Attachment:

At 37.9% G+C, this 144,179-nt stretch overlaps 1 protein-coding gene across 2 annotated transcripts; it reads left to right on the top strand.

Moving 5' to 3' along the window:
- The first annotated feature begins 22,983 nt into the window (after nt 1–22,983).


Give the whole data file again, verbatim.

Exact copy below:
At 37.9% G+C, this 144,179-nt stretch overlaps 1 protein-coding gene across 2 annotated transcripts; it reads left to right on the top strand.

Moving 5' to 3' along the window:
- The first annotated feature begins 22,983 nt into the window (after nt 1–22,983).